Importance of Spinal Motion for Brain Function and Health


Correct spinal motion is vital:

Correct spinal motion both of the spinal bones AND its associated tissues, in addition to proper posture are SO important for correct BRAIN FUNCTION and overall health.

This is particularly true because a great many brain functions have been linked to movement feedback and the maintenance of our upright position against gravity.

As described elsewhere on this site, increased processing of body ‘stress’ signals can lead to a range of deleterious effects in the brain, nervous system and body more generally.

It follows then, that correct, healthy function of the body (and joints) will lead to more normal nerve system communication, which really means reduced ‘stress’ signals and far increased levels of the ‘body awareness’ messages.

Remember the ‘body awareness’ messages (proprioception) can be thought of as an essential ‘nutrient’ and as the ‘charge’ that fills the brain’s batteries.

It is essential for perceptual awareness and interaction with our environment.

This gives just a ‘taste’ of the complexity of neurological input from subluxation versus chiropractic adjustments

Where ‘stress’ signals cause muscle spasm and tightening of most blood vessels around joints, normal function (unsurprisingly) will reverse these effects.

Normalisation of all of the dysfunction described here will come about.

The re-establishment of ‘blocking’ most of the ‘stress’ signals at the level of the spinal cord (pain-gating) will again result in much fewer stress signals getting transmitted anywhere near the brain.

As ‘body awareness’ signals pass through the brain’s ‘distribution hub’ (thalamus) the main destination-points for these signals are: the conscious part of the brain and the nerve/hormone junction box.

This will reverse prior changes instigated by stress-response, including changes to the adrenal glands and on body organs. It will dial down the activity of the stress and anxiety centre, and by acting on areas of the brain that control memory it will improve short-term and declarative memory.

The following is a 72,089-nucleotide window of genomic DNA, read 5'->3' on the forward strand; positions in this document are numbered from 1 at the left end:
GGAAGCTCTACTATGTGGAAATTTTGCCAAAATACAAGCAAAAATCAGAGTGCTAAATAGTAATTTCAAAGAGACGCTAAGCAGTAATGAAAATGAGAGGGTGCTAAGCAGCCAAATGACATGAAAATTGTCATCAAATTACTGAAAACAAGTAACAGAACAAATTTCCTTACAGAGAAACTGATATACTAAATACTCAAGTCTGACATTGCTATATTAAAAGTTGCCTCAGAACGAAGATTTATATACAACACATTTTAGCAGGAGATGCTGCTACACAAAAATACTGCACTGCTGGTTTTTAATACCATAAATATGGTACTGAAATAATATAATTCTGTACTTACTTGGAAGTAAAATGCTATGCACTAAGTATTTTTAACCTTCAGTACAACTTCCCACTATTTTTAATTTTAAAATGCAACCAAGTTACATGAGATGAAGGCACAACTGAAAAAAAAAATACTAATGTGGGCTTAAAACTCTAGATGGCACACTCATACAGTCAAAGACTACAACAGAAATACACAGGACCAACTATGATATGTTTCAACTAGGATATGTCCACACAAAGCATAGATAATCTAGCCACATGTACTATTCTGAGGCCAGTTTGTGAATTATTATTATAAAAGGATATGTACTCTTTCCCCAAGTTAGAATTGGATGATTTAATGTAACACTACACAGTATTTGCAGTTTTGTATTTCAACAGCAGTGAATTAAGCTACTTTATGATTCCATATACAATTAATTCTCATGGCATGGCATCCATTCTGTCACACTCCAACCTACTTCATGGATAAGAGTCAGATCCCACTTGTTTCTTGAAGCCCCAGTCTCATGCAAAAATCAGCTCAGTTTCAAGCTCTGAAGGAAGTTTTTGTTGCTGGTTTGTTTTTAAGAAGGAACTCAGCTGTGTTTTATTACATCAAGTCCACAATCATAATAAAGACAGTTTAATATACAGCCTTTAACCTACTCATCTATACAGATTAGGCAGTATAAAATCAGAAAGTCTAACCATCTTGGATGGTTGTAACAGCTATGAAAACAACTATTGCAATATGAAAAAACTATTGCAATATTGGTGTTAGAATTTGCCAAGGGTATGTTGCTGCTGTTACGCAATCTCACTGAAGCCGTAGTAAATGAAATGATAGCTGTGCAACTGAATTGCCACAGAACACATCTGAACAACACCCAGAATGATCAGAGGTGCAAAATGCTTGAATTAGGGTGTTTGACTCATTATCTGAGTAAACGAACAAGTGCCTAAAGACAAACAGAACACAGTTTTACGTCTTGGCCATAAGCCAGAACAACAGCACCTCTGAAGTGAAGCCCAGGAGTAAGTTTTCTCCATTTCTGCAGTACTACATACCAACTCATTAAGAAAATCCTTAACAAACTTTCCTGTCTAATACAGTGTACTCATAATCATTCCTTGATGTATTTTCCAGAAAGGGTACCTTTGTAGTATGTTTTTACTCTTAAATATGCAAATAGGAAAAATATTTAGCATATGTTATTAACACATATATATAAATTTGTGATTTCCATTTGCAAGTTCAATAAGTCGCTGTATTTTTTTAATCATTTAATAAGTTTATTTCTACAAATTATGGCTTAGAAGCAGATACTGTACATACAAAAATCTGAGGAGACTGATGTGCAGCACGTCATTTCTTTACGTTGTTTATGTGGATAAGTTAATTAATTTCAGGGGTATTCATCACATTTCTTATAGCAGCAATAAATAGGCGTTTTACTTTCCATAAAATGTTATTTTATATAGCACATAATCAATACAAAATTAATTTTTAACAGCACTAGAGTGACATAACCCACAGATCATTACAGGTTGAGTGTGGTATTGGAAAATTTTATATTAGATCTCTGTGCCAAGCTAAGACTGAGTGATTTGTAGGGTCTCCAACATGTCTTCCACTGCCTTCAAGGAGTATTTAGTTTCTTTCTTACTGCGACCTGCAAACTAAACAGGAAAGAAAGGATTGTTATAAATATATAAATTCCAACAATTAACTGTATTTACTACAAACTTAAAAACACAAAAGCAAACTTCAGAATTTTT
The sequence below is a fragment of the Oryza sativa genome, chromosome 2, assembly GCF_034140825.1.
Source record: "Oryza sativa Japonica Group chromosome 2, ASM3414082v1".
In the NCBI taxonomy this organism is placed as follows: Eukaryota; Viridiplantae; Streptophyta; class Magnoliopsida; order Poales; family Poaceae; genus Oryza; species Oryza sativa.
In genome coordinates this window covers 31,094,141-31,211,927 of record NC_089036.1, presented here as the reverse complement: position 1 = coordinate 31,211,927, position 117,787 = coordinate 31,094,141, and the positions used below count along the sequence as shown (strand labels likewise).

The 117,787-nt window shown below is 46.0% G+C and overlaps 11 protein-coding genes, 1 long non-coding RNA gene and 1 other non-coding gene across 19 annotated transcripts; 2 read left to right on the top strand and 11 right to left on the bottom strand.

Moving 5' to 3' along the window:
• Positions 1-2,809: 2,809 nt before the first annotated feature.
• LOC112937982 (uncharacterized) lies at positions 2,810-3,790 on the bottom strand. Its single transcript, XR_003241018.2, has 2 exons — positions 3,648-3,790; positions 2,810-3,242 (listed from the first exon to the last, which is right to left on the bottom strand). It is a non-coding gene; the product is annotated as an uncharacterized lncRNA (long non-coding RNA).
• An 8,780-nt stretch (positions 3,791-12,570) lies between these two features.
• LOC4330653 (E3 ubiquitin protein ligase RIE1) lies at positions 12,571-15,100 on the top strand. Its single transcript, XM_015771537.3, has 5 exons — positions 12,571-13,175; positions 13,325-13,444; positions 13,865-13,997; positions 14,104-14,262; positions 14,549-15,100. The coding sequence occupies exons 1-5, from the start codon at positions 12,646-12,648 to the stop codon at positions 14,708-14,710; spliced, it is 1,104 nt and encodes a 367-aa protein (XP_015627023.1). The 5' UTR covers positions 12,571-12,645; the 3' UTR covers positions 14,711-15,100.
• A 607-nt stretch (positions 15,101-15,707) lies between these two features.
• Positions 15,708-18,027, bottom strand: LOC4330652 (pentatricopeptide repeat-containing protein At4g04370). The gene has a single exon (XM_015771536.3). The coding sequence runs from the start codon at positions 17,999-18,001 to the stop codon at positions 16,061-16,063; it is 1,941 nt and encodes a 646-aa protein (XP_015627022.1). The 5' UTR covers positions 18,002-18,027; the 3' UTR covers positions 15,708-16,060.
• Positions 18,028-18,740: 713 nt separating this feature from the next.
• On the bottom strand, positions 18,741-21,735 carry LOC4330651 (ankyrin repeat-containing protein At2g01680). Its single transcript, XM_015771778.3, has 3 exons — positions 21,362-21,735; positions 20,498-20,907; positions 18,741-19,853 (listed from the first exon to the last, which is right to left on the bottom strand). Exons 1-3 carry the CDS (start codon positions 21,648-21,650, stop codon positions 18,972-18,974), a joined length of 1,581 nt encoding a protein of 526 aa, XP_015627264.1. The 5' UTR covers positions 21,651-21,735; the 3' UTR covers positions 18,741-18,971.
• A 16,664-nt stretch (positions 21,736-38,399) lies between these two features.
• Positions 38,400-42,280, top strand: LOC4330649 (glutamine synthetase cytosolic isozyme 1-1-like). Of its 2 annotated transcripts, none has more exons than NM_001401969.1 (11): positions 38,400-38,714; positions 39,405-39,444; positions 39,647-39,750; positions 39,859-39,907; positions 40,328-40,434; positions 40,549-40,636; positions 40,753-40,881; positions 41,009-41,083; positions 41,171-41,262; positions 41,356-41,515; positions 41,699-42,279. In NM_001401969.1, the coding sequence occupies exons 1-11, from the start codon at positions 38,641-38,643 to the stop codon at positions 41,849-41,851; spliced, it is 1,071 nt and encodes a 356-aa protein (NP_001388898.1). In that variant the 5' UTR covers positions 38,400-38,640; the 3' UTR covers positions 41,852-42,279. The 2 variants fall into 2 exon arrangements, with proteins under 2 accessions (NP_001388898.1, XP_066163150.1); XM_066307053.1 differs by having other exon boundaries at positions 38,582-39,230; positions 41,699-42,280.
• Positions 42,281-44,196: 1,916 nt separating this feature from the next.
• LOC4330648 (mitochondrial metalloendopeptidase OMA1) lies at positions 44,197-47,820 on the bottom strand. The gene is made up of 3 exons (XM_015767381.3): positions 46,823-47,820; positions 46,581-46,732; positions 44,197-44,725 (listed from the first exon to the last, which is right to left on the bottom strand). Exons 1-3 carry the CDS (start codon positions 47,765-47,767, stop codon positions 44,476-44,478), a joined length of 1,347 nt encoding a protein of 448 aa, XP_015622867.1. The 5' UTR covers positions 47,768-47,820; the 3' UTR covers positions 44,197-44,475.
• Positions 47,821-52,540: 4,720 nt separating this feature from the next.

Increased ‘body awareness’ signals come about mainly from movement and ‘anti-gravity’ effects of keeping us standing upright. Spinal motion is critical to this.

One of the major centres for these signals to ‘land’ is a vital analysis and processing centre at the back of the brain (technical term: cerebellum) which has wide connecting nets of nerve cells that coordinate and directly control movement, thought and memory, learning, function of the organs, emotion, and stress reduction.

The same area has been shown to be active in linguistic processing, mental imagery, cognitive flexibility, sensory discrimination, classical conditioning, motor learning, verbal memory, working memory, spatial perception, decision-making, attention and emotional states.

‘Awareness’ signals resulting from movement of any kind (but particularly that from the trunk/spinal motion) directly ‘run’ these neural-nets (circuits of nerves) in the brain as well as those that control posture and tone of the spine.

This is why normal, healthy, and free spinal movement is so vital for proper brain function and wider systemic health of the entire human ecosystem.

Proper spinal motion is particularly important for children and babies because stimulation of this area at the back of the brain can join developing areas of the brain and intricately tune their coordinated function; as well as this it can properly begin and then develop movement-pleasure pathways and movement-learning pathways, both of which are important for successful intellectual growth and development including effects on personality and language.

“What the developing brain needs for successful movement and cognitive growth is sufficient activation…without it, problems in learning can arise, which include attention deficits, reading problems, emotional disregulation, weak memory skills, slow reflexes, lack of impulse control, and impaired or delayed writing skills.”

– Jensen, E. Learning with the body in mind. 2000

Related Articles

Lorem ipsum dolor sit amet, consectetur adipiscing elit. Ut elit tellus, luctus nec ullamcorper mattis, pulvinar dapibus leo.